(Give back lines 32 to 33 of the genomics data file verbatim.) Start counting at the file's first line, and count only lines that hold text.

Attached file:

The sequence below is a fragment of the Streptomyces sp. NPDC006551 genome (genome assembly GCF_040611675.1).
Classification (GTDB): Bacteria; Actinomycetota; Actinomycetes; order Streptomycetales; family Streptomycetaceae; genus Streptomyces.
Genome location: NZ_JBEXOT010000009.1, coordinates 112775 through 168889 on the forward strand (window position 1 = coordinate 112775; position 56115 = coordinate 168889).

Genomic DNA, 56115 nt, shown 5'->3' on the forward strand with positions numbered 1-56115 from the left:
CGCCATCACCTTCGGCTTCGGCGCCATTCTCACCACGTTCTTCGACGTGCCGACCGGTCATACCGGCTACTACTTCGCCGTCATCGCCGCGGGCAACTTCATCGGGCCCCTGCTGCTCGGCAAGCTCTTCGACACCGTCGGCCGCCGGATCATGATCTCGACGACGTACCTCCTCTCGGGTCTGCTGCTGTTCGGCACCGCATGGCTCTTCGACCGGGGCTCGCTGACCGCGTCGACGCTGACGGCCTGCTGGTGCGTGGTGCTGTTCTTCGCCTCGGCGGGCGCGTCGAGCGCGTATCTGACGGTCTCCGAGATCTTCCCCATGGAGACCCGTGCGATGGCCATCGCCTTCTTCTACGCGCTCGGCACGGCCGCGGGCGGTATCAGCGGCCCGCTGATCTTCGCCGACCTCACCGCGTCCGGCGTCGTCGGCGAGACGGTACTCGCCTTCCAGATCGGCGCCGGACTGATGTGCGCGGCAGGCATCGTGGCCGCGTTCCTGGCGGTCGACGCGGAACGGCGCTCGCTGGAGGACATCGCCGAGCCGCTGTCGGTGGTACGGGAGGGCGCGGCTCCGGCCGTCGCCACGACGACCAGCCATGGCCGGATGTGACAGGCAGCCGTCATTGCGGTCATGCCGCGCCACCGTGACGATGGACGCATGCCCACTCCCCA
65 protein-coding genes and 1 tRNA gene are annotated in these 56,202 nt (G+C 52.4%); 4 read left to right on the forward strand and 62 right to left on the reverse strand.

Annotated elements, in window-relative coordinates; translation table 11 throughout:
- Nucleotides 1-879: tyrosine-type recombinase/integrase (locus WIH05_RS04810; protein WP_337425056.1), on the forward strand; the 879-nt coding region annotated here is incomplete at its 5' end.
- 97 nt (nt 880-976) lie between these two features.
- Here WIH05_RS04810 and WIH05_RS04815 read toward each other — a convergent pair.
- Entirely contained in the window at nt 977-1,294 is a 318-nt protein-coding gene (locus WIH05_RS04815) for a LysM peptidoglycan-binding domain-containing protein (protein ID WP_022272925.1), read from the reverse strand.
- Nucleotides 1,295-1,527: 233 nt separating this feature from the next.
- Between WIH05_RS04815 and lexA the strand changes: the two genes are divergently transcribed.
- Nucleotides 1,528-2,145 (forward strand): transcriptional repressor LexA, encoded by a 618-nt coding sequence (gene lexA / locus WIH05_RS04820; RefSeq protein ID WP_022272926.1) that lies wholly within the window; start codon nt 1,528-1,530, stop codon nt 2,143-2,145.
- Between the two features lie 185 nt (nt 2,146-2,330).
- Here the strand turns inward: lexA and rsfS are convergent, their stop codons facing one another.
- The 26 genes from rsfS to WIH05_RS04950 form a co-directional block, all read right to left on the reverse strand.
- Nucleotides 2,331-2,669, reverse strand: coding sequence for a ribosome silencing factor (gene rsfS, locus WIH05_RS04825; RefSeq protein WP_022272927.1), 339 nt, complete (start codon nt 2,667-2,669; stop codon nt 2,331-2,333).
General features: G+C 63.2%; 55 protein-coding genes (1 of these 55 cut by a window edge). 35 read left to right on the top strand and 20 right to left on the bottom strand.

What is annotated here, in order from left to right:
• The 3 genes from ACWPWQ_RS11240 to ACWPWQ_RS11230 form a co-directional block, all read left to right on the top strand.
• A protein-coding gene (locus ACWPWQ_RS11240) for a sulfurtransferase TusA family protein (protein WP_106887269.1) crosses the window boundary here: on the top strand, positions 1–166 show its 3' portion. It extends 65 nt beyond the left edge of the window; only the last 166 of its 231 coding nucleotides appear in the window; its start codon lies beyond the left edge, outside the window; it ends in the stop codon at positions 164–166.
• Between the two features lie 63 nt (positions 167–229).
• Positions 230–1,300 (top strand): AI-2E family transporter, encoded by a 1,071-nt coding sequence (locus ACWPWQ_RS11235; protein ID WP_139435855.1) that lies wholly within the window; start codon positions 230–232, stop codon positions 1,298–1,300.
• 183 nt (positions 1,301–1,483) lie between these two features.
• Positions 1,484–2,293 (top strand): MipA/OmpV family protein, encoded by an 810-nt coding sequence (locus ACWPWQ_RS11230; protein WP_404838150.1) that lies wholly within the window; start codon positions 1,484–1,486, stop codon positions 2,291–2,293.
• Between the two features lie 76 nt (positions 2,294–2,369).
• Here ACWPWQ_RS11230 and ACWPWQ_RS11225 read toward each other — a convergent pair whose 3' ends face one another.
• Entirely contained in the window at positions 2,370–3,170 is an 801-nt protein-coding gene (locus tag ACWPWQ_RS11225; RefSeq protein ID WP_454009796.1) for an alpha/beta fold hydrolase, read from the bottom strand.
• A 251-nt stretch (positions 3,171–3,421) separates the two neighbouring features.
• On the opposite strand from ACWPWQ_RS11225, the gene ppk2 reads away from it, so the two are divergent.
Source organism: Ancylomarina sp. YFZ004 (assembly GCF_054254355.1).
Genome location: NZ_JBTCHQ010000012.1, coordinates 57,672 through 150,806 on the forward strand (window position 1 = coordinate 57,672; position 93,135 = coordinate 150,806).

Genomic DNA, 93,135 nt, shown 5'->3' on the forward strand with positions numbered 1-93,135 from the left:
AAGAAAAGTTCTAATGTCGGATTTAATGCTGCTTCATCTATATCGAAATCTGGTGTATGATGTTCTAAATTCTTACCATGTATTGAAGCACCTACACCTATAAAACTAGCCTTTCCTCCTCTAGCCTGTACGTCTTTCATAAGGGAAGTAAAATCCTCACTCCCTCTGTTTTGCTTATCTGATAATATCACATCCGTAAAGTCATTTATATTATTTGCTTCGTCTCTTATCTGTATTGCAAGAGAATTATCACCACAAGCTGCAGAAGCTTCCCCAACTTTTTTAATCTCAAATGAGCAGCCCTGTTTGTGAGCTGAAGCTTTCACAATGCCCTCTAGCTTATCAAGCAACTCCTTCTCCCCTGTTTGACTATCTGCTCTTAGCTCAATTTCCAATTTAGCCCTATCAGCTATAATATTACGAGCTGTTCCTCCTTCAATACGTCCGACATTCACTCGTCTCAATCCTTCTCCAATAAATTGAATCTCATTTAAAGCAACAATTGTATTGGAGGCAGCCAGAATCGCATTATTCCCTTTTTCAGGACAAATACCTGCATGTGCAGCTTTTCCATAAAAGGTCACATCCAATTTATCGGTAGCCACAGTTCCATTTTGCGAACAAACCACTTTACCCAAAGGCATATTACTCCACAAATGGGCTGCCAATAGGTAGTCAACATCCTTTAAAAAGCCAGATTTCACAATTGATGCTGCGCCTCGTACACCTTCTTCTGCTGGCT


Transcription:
Source organism: Ancylomarina sp. YFZ004 (assembly GCF_054254355.1).
Genome location: NZ_JBTCHQ010000012.1, coordinates 57,672 through 150,806 on the forward strand (window position 1 = coordinate 57,672; position 93,135 = coordinate 150,806).